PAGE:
Nobody really knows exactly how many Americans are walking around with pacemakers and defibrillators. But with surgeons implanting at least 225,000 pacemakers and 133,000 defibrillators each year, “there probably are a couple of million” out there now, said Dr. Paul S. Mueller…
The devices prolong lives, but “all those people will face decisions down the road,” Dr. Mueller said. “’Do I keep it going? Do I turn it off?’” Physicians have similar questions, including what kinds of patients confront these choices and who usually winds up making these decisions.
We know a bit more now that Dr. Mueller and his colleagues have reviewed the medical records of 150 Mayo Clinic patients who, over four years, requested that their devices be deactivated — the largest group of such patients examined to date. What the data show is that these patients are mostly male, quite old, very sick — and unprepared to deal with this issue.
“These patients typically are very ill. They’re approaching death,” said Dr. Mueller. Two-thirds were men; their median age was 79. In the years since they received their devices, many had developed other problems in addition to heart disease, including cancer and respiratory and neurological diseases.
Yet the majority hadn’t recorded their desire to deactivate their cardiac devices. More than half — a comparatively high proportion — had done what health care providers perennially urge and had prepared advance directives, but only one of those documents made any mention of cardiac technology…
“The consequence is, a huge number of surrogates had to make these decisions,” Dr. Daniel Matlock said in an interview, pointing out that about half of the requests for deactivation in the study came from surrogates. “Nobody wants that. People’s big concern at the end of life is not to burden their families…”
The Heart Rhythm Society and several other medical groups have issued a consensus statement saying that honoring a patient or surrogate request to turn off a cardiac device is both legal and ethical. Yet in 2008, when Dr. Mueller and his colleagues surveyed members of the Heart Rhythm Society and manufacturers’ representatives (frequently the people who do the actual deprogramming), about 11 percent said they regarded turning off a pacemaker as euthanasia.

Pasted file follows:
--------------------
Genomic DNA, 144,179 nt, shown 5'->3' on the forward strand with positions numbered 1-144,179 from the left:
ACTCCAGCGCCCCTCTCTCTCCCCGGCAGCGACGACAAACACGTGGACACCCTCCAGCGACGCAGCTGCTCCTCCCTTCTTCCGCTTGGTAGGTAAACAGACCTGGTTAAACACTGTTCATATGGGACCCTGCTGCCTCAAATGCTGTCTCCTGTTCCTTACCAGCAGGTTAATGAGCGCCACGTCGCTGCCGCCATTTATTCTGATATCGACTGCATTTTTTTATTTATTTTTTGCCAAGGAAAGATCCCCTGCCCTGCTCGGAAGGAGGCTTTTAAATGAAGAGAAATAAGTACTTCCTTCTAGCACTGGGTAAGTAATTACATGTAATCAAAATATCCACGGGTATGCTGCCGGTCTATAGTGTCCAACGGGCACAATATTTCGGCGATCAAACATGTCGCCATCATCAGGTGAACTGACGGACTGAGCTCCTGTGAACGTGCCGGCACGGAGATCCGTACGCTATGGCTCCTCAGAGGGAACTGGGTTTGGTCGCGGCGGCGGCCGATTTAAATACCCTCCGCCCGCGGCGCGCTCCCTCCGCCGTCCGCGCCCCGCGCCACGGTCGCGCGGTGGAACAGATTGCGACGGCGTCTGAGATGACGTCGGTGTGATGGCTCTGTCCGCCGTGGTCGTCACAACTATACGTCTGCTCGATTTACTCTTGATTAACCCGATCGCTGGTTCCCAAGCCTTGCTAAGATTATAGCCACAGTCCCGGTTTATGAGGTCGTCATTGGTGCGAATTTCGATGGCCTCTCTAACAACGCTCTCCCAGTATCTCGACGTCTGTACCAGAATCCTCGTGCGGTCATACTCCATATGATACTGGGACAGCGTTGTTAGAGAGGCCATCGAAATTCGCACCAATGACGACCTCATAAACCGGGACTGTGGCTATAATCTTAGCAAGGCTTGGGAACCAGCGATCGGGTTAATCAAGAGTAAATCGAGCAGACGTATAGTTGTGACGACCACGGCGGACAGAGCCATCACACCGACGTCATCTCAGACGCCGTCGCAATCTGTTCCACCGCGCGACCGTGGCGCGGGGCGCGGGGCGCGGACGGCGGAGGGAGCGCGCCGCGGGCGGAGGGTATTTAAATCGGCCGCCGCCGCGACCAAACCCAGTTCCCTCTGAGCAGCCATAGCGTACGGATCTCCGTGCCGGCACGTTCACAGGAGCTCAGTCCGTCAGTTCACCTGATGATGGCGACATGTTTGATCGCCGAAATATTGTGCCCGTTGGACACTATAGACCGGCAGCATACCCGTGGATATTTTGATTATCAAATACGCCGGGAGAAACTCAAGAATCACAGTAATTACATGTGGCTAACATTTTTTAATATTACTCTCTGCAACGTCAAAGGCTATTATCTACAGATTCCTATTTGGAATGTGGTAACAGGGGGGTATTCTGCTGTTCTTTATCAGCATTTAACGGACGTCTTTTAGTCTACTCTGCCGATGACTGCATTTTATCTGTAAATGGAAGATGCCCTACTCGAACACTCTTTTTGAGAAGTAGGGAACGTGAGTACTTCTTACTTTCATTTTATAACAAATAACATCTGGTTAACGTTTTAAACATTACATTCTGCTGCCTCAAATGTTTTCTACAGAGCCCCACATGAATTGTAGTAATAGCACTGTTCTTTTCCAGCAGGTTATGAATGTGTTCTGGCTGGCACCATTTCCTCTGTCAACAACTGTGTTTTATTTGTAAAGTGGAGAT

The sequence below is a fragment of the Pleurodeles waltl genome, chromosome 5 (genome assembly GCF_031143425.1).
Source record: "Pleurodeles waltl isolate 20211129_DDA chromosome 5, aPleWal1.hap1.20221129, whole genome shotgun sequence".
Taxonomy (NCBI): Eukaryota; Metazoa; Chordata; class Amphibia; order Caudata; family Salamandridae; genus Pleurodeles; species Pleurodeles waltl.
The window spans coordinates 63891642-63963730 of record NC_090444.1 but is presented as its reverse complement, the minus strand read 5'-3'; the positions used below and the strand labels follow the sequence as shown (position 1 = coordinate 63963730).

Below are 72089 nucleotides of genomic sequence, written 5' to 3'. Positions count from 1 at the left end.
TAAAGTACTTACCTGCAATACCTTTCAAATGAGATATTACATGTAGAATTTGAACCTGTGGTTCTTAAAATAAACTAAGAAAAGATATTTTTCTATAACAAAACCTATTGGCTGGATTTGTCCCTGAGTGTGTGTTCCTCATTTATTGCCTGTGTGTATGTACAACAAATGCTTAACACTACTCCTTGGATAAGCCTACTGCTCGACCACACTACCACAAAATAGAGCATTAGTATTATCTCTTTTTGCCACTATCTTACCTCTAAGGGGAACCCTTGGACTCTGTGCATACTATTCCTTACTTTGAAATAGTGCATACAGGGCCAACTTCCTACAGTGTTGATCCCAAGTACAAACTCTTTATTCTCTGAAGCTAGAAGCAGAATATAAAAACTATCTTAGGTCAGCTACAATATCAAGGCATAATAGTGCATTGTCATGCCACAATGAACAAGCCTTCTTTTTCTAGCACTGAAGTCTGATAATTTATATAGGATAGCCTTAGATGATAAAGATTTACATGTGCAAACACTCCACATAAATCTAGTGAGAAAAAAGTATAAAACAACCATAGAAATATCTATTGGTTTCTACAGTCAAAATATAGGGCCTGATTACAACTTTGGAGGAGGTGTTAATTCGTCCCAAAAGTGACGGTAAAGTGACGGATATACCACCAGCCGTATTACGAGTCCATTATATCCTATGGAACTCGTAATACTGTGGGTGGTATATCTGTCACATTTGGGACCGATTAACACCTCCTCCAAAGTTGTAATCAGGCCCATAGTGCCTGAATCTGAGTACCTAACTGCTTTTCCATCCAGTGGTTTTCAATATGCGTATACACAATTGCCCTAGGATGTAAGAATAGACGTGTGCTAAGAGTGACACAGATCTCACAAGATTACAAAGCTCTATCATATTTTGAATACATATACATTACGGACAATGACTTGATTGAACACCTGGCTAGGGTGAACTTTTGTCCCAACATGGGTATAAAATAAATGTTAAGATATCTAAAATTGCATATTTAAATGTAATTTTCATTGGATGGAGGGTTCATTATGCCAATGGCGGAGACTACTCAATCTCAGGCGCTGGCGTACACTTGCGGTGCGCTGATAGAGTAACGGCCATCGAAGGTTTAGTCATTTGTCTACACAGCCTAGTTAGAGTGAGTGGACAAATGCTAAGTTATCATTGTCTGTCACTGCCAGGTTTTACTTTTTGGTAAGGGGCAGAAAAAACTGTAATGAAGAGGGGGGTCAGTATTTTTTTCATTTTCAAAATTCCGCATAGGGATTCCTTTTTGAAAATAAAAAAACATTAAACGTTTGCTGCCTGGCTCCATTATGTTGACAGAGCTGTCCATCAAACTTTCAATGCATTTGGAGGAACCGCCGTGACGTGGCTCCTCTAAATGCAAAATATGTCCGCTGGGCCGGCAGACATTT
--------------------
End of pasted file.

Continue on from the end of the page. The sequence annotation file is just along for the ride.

In fact, two Mayo patients who requested deactivation of their pacemakers were refused by doctors, who have the right to decline, and died before another physician could take over or before a requested ethics consultation could take place. Three other patients did have ethics consultations (which can delay deactivation), because of family conflict, patient vacillation or a surrogate who didn’t appear to be following a patient’s wishes.
Once the devices were deactivated, death usually followed within a day or days, and almost always within a month…
Dr. Matlock argues that any doctor who knows how to implant a cardiac device — any doctor, period — can also learn to have a conversation about what a patient wants to do about it as the years pass, and to renew that dialogue (it should also include the matter of replacing I.C.D.’s when their batteries die, which requires additional surgery) at follow-up visits.
He and co-author Dr. John Mandrola, a cardiologist in Louisville, Ky., composed a simple script that says, in part, “I don’t want to be morbid, but I just want to remind you that you have control here. We can turn the device off at any time. (It is your device and your life.)”
But the current reality, Dr. Matlock says, is that “a lot of doctors would have trouble with this conversation. It’s much easier to say, ‘Your device looks fine. See you in a year.’”
That’s as far as some doctors care to take responsibility. Like telling a patient they need a discussion about dying – real soon – isn’t in their rulebook.
Our government has restricted the number of doctors so thoroughly that even the medical establishment is complaining about the overload. Perish the thought we now add in further training on ethical questions.
I’m not saying all physicians are as crass as, say, politicians. But, the Board of Directors of their med schools may be. 🙂